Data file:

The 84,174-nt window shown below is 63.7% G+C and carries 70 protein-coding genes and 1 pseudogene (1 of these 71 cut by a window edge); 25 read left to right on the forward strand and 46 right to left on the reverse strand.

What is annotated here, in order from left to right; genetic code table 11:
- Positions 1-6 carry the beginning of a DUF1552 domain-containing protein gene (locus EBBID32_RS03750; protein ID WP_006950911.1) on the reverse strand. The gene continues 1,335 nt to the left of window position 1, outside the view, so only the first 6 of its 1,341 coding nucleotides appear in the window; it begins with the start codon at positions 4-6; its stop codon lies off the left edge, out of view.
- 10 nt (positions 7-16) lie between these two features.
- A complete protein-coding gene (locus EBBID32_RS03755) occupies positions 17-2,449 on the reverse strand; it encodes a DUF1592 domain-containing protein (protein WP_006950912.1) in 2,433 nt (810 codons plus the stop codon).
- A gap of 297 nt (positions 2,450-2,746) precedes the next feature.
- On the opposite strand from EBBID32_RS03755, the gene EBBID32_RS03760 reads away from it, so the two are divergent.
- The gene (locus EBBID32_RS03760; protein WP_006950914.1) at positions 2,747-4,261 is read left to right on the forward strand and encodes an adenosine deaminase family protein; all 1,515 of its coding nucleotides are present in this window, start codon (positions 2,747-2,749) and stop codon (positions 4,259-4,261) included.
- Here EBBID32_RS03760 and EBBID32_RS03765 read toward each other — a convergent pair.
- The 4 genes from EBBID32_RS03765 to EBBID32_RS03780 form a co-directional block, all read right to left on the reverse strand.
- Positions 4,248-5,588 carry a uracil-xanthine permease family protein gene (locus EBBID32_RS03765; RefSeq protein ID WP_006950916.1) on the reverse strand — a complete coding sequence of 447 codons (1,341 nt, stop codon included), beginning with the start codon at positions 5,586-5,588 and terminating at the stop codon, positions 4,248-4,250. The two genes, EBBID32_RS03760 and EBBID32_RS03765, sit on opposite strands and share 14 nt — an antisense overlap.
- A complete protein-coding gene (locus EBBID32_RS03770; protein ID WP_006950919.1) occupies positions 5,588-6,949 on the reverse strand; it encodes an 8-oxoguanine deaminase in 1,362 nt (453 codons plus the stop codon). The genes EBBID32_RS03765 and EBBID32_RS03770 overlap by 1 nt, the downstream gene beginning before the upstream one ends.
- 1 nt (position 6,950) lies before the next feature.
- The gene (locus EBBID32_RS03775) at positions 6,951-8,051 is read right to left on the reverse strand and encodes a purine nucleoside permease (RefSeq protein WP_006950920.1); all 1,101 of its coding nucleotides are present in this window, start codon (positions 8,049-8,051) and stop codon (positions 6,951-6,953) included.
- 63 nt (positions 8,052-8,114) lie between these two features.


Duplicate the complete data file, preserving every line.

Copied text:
The 84,174-nt window shown below is 63.7% G+C and carries 70 protein-coding genes and 1 pseudogene (1 of these 71 cut by a window edge); 25 read left to right on the forward strand and 46 right to left on the reverse strand.

What is annotated here, in order from left to right; genetic code table 11:
- Positions 1-6 carry the beginning of a DUF1552 domain-containing protein gene (locus EBBID32_RS03750; protein ID WP_006950911.1) on the reverse strand. The gene continues 1,335 nt to the left of window position 1, outside the view, so only the first 6 of its 1,341 coding nucleotides appear in the window; it begins with the start codon at positions 4-6; its stop codon lies off the left edge, out of view.
- 10 nt (positions 7-16) lie between these two features.
- A complete protein-coding gene (locus EBBID32_RS03755) occupies positions 17-2,449 on the reverse strand; it encodes a DUF1592 domain-containing protein (protein WP_006950912.1) in 2,433 nt (810 codons plus the stop codon).
- A gap of 297 nt (positions 2,450-2,746) precedes the next feature.
- On the opposite strand from EBBID32_RS03755, the gene EBBID32_RS03760 reads away from it, so the two are divergent.
- The gene (locus EBBID32_RS03760; protein WP_006950914.1) at positions 2,747-4,261 is read left to right on the forward strand and encodes an adenosine deaminase family protein; all 1,515 of its coding nucleotides are present in this window, start codon (positions 2,747-2,749) and stop codon (positions 4,259-4,261) included.
- Here EBBID32_RS03760 and EBBID32_RS03765 read toward each other — a convergent pair.
- The 4 genes from EBBID32_RS03765 to EBBID32_RS03780 form a co-directional block, all read right to left on the reverse strand.
- Positions 4,248-5,588 carry a uracil-xanthine permease family protein gene (locus EBBID32_RS03765; RefSeq protein ID WP_006950916.1) on the reverse strand — a complete coding sequence of 447 codons (1,341 nt, stop codon included), beginning with the start codon at positions 5,586-5,588 and terminating at the stop codon, positions 4,248-4,250. The two genes, EBBID32_RS03760 and EBBID32_RS03765, sit on opposite strands and share 14 nt — an antisense overlap.
- A complete protein-coding gene (locus EBBID32_RS03770; protein ID WP_006950919.1) occupies positions 5,588-6,949 on the reverse strand; it encodes an 8-oxoguanine deaminase in 1,362 nt (453 codons plus the stop codon). The genes EBBID32_RS03765 and EBBID32_RS03770 overlap by 1 nt, the downstream gene beginning before the upstream one ends.
- 1 nt (position 6,950) lies before the next feature.
- The gene (locus EBBID32_RS03775) at positions 6,951-8,051 is read right to left on the reverse strand and encodes a purine nucleoside permease (RefSeq protein WP_006950920.1); all 1,101 of its coding nucleotides are present in this window, start codon (positions 8,049-8,051) and stop codon (positions 6,951-6,953) included.
- 63 nt (positions 8,052-8,114) lie between these two features.